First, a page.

SAP, Europe's most valuable technology company, has been sued U.S. company Teradata, which accused it of stealing trade secrets, copyright infringement and anti-trust violations.
The case, filed at the U.S. District Court for the Northern District of California, alleges that Germany-based SAP entered a joint venture with Teradata in 2008 with the aim of gaining access to its intellectual property and creating a competing database product that it then tried to "coerce" its customers to use.
SAP said it was surprised by the Teradata complaint. It may issue a statement once it has reviewed the lawsuit, which seeks an injunction, unspecified damages and other legal relief available under the law.
The case comes weeks after SAP, long a provider of business software that runs back-office functions such as finance or supply-chain management, announced a push into the US$66 billion market for Customer Relationship Management (CRM) - jargon for sales and marketing.
SAP, which has a market value of more than $140 billion, is shifting customers increasingly to integrated cloud-based services. The Teradata suit relates to its earlier generation of HANA database products, hosted on company premises, that are still widely in use.
The 35-page filing draws on allegations by a whistleblower - identified as former internal SAP auditor Thomas Waldbaum - that were first reported by Germany's Spiegel magazine in Sept. 2015. At the time, SAP co-founder Hasso Plattner slammed the claims as "monstrous and laughable".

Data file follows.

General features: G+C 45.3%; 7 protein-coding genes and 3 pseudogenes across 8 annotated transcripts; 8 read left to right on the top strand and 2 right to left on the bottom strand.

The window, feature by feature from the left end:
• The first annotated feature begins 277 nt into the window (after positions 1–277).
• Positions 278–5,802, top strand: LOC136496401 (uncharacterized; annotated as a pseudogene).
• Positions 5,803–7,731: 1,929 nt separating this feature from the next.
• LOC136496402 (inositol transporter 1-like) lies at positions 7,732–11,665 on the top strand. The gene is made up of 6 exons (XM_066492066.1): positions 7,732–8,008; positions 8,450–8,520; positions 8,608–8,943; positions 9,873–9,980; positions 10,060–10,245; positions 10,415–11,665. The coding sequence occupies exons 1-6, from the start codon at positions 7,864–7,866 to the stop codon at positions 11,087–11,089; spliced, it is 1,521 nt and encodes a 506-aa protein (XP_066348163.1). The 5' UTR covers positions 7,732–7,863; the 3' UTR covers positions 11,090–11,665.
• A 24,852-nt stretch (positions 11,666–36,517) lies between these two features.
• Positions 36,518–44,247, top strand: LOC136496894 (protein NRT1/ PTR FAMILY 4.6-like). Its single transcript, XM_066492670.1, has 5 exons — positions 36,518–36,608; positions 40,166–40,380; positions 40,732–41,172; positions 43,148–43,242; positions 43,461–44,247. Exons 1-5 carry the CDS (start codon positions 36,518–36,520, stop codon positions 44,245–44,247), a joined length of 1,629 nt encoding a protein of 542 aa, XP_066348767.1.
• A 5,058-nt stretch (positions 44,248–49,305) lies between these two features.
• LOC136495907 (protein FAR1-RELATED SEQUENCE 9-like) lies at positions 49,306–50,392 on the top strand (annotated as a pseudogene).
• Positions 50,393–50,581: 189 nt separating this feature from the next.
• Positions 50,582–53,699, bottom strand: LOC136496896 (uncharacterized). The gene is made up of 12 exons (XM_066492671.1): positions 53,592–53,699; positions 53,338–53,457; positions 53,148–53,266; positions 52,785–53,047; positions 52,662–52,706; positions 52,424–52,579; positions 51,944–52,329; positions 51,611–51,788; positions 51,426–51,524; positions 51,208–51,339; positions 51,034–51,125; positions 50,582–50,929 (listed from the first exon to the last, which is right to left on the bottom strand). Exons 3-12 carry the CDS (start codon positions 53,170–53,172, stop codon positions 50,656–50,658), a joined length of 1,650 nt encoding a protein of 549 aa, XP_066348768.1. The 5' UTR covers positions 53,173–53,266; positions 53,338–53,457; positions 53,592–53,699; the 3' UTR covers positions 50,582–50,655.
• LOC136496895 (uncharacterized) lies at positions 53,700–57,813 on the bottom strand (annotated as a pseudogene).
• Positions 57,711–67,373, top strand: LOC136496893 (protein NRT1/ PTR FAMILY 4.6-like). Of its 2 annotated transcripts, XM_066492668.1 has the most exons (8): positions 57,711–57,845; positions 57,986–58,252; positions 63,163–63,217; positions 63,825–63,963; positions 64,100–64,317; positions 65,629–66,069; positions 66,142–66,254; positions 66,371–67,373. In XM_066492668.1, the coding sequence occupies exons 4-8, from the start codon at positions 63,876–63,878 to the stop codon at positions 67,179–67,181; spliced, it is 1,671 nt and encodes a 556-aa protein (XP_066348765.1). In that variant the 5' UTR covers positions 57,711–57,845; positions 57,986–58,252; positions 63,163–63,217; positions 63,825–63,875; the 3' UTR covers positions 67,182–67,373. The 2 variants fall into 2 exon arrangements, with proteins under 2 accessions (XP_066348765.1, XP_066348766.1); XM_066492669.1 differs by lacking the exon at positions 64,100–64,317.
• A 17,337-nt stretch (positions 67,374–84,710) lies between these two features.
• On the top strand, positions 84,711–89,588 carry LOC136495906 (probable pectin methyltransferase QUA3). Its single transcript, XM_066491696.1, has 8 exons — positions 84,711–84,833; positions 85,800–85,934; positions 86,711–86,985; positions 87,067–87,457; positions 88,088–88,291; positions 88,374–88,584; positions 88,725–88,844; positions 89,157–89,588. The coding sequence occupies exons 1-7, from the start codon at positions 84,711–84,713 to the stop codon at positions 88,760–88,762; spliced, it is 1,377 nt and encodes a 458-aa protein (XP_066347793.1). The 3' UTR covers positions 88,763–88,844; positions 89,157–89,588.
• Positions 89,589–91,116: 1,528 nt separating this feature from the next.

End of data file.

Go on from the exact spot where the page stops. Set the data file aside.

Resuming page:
SAP shut down an internal probe into the concerns raised by Waldbaum in May 2013, the suit alleges.
In an email to the supervisory board in Jan. 2014, Waldbaum alleged that SAP had improperly used the intellectual property of a number of competitors, including Teradata, to create HANA, the suit says.
Waldbaum was fired the following month.
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Teradata alleges that SAP's theft of intellectual property enabled it to speed the release of HANA. The lawsuit also notes that HANA sales reached $2 billion in 2016 and generated hundreds of millions of dollars in further licensing sales.
It was not immediately clear what prospects of success the Teradata suit had. Shares in SAP gained 1 percent in European trading.
Shares in Teradata, which was spun out from NCR in 2007 and is valued at just over $5 billion, were slightly down on the Nasdaq exchange. The company's stock has nearly halved in price since peaking in 2012.
In an earlier legal battle with Oracle, SAP agreed in 2014 to pay a $357 million settlement over the improper download of Oracle files.
(Reporting by Douglas Busvine; Editing by Alexandra Hudson)